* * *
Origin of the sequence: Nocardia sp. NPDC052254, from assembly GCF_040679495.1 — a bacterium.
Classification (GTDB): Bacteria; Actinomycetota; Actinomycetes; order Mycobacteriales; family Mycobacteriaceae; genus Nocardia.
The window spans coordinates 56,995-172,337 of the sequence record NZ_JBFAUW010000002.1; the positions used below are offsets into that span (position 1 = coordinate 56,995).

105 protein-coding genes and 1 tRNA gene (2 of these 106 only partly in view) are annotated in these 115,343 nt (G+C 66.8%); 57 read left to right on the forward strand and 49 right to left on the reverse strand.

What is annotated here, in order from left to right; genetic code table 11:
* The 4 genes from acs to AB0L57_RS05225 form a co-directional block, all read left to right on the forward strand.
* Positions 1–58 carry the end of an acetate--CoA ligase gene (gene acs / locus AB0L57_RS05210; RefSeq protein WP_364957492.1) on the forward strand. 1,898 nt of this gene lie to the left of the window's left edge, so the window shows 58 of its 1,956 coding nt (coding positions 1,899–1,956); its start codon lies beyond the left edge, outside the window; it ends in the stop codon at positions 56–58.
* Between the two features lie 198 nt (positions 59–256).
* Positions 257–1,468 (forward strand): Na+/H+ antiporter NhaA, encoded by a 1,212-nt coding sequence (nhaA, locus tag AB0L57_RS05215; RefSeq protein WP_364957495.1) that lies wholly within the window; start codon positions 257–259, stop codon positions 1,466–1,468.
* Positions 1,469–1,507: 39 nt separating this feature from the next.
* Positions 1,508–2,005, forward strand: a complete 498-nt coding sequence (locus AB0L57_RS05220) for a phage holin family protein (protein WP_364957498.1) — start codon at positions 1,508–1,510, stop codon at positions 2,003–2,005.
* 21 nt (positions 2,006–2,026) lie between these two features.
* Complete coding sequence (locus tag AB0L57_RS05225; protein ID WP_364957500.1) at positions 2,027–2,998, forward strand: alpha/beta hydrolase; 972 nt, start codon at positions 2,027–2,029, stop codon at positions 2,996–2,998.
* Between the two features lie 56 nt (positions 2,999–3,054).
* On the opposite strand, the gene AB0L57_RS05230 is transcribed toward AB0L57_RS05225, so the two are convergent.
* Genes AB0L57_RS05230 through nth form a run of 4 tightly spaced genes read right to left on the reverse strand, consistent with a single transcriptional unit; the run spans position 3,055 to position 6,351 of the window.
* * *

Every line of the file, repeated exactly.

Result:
Origin of the sequence: Nocardia sp. NPDC052254, from assembly GCF_040679495.1 — a bacterium.
Classification (GTDB): Bacteria; Actinomycetota; Actinomycetes; order Mycobacteriales; family Mycobacteriaceae; genus Nocardia.
The window spans coordinates 56,995-172,337 of the sequence record NZ_JBFAUW010000002.1; the positions used below are offsets into that span (position 1 = coordinate 56,995).

105 protein-coding genes and 1 tRNA gene (2 of these 106 only partly in view) are annotated in these 115,343 nt (G+C 66.8%); 57 read left to right on the forward strand and 49 right to left on the reverse strand.

What is annotated here, in order from left to right; genetic code table 11:
* The 4 genes from acs to AB0L57_RS05225 form a co-directional block, all read left to right on the forward strand.
* Positions 1–58 carry the end of an acetate--CoA ligase gene (gene acs / locus AB0L57_RS05210; RefSeq protein WP_364957492.1) on the forward strand. 1,898 nt of this gene lie to the left of the window's left edge, so the window shows 58 of its 1,956 coding nt (coding positions 1,899–1,956); its start codon lies beyond the left edge, outside the window; it ends in the stop codon at positions 56–58.
* Between the two features lie 198 nt (positions 59–256).
* Positions 257–1,468 (forward strand): Na+/H+ antiporter NhaA, encoded by a 1,212-nt coding sequence (nhaA, locus tag AB0L57_RS05215; RefSeq protein WP_364957495.1) that lies wholly within the window; start codon positions 257–259, stop codon positions 1,466–1,468.
* Positions 1,469–1,507: 39 nt separating this feature from the next.
* Positions 1,508–2,005, forward strand: a complete 498-nt coding sequence (locus AB0L57_RS05220) for a phage holin family protein (protein WP_364957498.1) — start codon at positions 1,508–1,510, stop codon at positions 2,003–2,005.
* 21 nt (positions 2,006–2,026) lie between these two features.
* Complete coding sequence (locus tag AB0L57_RS05225; protein ID WP_364957500.1) at positions 2,027–2,998, forward strand: alpha/beta hydrolase; 972 nt, start codon at positions 2,027–2,029, stop codon at positions 2,996–2,998.
* Between the two features lie 56 nt (positions 2,999–3,054).
* On the opposite strand, the gene AB0L57_RS05230 is transcribed toward AB0L57_RS05225, so the two are convergent.
* Genes AB0L57_RS05230 through nth form a run of 4 tightly spaced genes read right to left on the reverse strand, consistent with a single transcriptional unit; the run spans position 3,055 to position 6,351 of the window.